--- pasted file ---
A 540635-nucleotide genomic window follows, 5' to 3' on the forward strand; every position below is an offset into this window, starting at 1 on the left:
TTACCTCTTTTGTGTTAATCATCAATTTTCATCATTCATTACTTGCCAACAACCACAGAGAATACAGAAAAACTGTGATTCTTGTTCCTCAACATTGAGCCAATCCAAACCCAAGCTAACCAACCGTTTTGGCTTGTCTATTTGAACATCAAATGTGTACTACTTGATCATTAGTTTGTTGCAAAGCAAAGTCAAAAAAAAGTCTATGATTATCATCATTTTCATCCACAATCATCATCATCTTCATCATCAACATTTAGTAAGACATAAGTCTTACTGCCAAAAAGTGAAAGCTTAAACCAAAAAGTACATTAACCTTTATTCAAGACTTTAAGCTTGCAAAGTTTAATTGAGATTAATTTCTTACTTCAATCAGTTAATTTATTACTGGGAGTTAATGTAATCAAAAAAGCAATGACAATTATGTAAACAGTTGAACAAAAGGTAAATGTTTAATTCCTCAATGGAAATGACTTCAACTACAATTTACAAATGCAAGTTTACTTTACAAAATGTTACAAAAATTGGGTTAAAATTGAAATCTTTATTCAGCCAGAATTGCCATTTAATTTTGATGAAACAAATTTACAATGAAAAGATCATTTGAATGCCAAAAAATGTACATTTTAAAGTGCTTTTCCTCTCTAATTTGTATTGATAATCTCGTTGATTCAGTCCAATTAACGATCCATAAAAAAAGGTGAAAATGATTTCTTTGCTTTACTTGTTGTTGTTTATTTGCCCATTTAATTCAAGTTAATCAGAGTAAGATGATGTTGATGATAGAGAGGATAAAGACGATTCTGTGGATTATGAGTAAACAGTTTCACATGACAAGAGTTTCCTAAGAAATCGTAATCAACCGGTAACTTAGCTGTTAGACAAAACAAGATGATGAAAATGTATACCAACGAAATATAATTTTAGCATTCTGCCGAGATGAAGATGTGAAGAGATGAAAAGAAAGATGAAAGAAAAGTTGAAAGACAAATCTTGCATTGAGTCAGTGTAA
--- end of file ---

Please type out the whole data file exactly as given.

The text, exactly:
A 540635-nucleotide genomic window follows, 5' to 3' on the forward strand; every position below is an offset into this window, starting at 1 on the left:
TTACCTCTTTTGTGTTAATCATCAATTTTCATCATTCATTACTTGCCAACAACCACAGAGAATACAGAAAAACTGTGATTCTTGTTCCTCAACATTGAGCCAATCCAAACCCAAGCTAACCAACCGTTTTGGCTTGTCTATTTGAACATCAAATGTGTACTACTTGATCATTAGTTTGTTGCAAAGCAAAGTCAAAAAAAAGTCTATGATTATCATCATTTTCATCCACAATCATCATCATCTTCATCATCAACATTTAGTAAGACATAAGTCTTACTGCCAAAAAGTGAAAGCTTAAACCAAAAAGTACATTAACCTTTATTCAAGACTTTAAGCTTGCAAAGTTTAATTGAGATTAATTTCTTACTTCAATCAGTTAATTTATTACTGGGAGTTAATGTAATCAAAAAAGCAATGACAATTATGTAAACAGTTGAACAAAAGGTAAATGTTTAATTCCTCAATGGAAATGACTTCAACTACAATTTACAAATGCAAGTTTACTTTACAAAATGTTACAAAAATTGGGTTAAAATTGAAATCTTTATTCAGCCAGAATTGCCATTTAATTTTGATGAAACAAATTTACAATGAAAAGATCATTTGAATGCCAAAAAATGTACATTTTAAAGTGCTTTTCCTCTCTAATTTGTATTGATAATCTCGTTGATTCAGTCCAATTAACGATCCATAAAAAAAGGTGAAAATGATTTCTTTGCTTTACTTGTTGTTGTTTATTTGCCCATTTAATTCAAGTTAATCAGAGTAAGATGATGTTGATGATAGAGAGGATAAAGACGATTCTGTGGATTATGAGTAAACAGTTTCACATGACAAGAGTTTCCTAAGAAATCGTAATCAACCGGTAACTTAGCTGTTAGACAAAACAAGATGATGAAAATGTATACCAACGAAATATAATTTTAGCATTCTGCCGAGATGAAGATGTGAAGAGATGAAAAGAAAGATGAAAGAAAAGTTGAAAGACAAATCTTGCATTGAGTCAGTGTAA